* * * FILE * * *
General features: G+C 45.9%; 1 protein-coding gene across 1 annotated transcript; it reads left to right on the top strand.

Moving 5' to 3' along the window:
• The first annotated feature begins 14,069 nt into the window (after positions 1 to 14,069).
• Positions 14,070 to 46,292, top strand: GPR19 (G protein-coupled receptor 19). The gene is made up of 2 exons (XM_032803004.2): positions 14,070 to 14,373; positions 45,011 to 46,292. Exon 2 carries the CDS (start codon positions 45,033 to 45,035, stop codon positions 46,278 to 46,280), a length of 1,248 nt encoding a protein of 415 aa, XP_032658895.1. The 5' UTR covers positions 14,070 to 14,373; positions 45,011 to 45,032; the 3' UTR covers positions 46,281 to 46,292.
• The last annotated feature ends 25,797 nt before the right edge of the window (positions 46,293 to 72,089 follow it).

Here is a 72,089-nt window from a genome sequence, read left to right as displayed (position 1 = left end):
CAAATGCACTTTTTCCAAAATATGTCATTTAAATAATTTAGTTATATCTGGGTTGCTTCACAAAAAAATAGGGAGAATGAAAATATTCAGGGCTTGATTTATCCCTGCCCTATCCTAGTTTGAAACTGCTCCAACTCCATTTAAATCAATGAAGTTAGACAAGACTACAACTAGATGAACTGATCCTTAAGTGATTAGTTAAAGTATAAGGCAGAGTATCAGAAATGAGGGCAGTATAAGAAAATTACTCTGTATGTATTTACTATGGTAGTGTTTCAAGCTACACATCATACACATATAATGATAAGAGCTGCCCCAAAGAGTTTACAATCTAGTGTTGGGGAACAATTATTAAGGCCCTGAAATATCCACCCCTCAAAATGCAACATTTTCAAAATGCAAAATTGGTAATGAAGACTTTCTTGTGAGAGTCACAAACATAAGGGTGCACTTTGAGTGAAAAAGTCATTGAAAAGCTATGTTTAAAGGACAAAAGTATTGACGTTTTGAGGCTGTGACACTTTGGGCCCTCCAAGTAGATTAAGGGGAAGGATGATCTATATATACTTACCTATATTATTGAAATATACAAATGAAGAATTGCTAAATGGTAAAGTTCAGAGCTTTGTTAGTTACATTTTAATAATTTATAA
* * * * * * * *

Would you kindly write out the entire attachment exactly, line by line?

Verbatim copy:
General features: G+C 45.9%; 1 protein-coding gene across 1 annotated transcript; it reads left to right on the top strand.

Moving 5' to 3' along the window:
• The first annotated feature begins 14,069 nt into the window (after positions 1 to 14,069).
• Positions 14,070 to 46,292, top strand: GPR19 (G protein-coupled receptor 19). The gene is made up of 2 exons (XM_032803004.2): positions 14,070 to 14,373; positions 45,011 to 46,292. Exon 2 carries the CDS (start codon positions 45,033 to 45,035, stop codon positions 46,278 to 46,280), a length of 1,248 nt encoding a protein of 415 aa, XP_032658895.1. The 5' UTR covers positions 14,070 to 14,373; positions 45,011 to 45,032; the 3' UTR covers positions 46,281 to 46,292.
• The last annotated feature ends 25,797 nt before the right edge of the window (positions 46,293 to 72,089 follow it).

Here is a 72,089-nt window from a genome sequence, read left to right as displayed (position 1 = left end):
CAAATGCACTTTTTCCAAAATATGTCATTTAAATAATTTAGTTATATCTGGGTTGCTTCACAAAAAAATAGGGAGAATGAAAATATTCAGGGCTTGATTTATCCCTGCCCTATCCTAGTTTGAAACTGCTCCAACTCCATTTAAATCAATGAAGTTAGACAAGACTACAACTAGATGAACTGATCCTTAAGTGATTAGTTAAAGTATAAGGCAGAGTATCAGAAATGAGGGCAGTATAAGAAAATTACTCTGTATGTATTTACTATGGTAGTGTTTCAAGCTACACATCATACACATATAATGATAAGAGCTGCCCCAAAGAGTTTACAATCTAGTGTTGGGGAACAATTATTAAGGCCCTGAAATATCCACCCCTCAAAATGCAACATTTTCAAAATGCAAAATTGGTAATGAAGACTTTCTTGTGAGAGTCACAAACATAAGGGTGCACTTTGAGTGAAAAAGTCATTGAAAAGCTATGTTTAAAGGACAAAAGTATTGACGTTTTGAGGCTGTGACACTTTGGGCCCTCCAAGTAGATTAAGGGGAAGGATGATCTATATATACTTACCTATATTATTGAAATATACAAATGAAGAATTGCTAAATGGTAAAGTTCAGAGCTTTGTTAGTTACATTTTAATAATTTATAA